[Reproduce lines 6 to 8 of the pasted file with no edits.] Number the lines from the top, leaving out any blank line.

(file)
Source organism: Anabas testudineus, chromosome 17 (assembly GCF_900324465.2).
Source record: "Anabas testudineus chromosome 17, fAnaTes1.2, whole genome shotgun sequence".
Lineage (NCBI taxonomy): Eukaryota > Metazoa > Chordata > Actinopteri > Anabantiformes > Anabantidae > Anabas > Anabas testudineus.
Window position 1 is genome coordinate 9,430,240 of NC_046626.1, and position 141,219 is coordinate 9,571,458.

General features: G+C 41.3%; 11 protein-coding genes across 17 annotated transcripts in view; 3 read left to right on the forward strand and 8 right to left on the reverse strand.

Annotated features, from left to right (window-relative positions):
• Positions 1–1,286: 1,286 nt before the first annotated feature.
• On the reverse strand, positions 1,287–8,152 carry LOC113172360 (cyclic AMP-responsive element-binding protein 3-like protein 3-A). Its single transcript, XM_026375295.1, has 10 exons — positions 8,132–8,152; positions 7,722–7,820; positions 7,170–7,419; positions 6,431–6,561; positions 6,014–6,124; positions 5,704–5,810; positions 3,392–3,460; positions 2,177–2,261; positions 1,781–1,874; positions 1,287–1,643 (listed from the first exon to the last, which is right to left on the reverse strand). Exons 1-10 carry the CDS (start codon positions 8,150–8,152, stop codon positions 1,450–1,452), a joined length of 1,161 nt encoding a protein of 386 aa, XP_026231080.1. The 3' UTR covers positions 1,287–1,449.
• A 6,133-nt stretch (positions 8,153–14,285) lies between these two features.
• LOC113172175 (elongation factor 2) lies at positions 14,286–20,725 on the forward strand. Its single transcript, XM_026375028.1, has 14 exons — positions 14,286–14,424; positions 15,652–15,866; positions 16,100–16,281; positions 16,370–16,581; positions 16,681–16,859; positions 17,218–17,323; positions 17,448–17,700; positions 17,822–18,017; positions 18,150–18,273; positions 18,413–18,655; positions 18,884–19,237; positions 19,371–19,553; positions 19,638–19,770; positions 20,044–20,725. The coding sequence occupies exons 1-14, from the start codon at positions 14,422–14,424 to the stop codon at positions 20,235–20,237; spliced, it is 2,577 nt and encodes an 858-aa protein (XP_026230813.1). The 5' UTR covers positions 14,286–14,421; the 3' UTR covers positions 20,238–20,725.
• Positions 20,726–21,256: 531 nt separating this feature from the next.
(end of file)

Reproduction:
Annotated features, from left to right (window-relative positions):
• Positions 1–1,286: 1,286 nt before the first annotated feature.
• On the reverse strand, positions 1,287–8,152 carry LOC113172360 (cyclic AMP-responsive element-binding protein 3-like protein 3-A). Its single transcript, XM_026375295.1, has 10 exons — positions 8,132–8,152; positions 7,722–7,820; positions 7,170–7,419; positions 6,431–6,561; positions 6,014–6,124; positions 5,704–5,810; positions 3,392–3,460; positions 2,177–2,261; positions 1,781–1,874; positions 1,287–1,643 (listed from the first exon to the last, which is right to left on the reverse strand). Exons 1-10 carry the CDS (start codon positions 8,150–8,152, stop codon positions 1,450–1,452), a joined length of 1,161 nt encoding a protein of 386 aa, XP_026231080.1. The 3' UTR covers positions 1,287–1,449.